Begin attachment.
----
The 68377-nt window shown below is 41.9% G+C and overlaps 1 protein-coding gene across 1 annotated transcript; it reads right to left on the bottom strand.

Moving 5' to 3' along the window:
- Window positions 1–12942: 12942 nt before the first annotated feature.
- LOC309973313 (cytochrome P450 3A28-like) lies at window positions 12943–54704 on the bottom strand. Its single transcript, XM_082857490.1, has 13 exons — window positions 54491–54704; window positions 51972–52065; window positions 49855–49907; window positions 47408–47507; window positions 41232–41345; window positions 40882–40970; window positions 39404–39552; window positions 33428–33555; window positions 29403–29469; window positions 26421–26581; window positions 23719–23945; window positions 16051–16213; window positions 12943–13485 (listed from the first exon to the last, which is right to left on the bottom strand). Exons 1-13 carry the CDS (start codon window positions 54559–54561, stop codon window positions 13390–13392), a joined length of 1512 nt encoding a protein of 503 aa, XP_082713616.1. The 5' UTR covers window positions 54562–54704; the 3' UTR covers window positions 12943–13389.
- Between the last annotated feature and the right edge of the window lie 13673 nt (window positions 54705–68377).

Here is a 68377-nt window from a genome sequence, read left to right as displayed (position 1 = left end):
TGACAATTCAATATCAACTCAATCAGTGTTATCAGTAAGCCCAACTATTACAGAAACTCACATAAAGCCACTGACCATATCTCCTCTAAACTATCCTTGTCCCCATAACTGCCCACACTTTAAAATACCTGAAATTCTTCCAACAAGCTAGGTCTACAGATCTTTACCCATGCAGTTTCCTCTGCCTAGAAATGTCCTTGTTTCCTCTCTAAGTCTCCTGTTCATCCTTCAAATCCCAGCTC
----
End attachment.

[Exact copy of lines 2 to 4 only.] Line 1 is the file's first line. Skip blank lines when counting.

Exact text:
Moving 5' to 3' along the window:
- Window positions 1–12942: 12942 nt before the first annotated feature.
- LOC309973313 (cytochrome P450 3A28-like) lies at window positions 12943–54704 on the bottom strand. Its single transcript, XM_082857490.1, has 13 exons — window positions 54491–54704; window positions 51972–52065; window positions 49855–49907; window positions 47408–47507; window positions 41232–41345; window positions 40882–40970; window positions 39404–39552; window positions 33428–33555; window positions 29403–29469; window positions 26421–26581; window positions 23719–23945; window positions 16051–16213; window positions 12943–13485 (listed from the first exon to the last, which is right to left on the bottom strand). Exons 1-13 carry the CDS (start codon window positions 54559–54561, stop codon window positions 13390–13392), a joined length of 1512 nt encoding a protein of 503 aa, XP_082713616.1. The 5' UTR covers window positions 54562–54704; the 3' UTR covers window positions 12943–13389.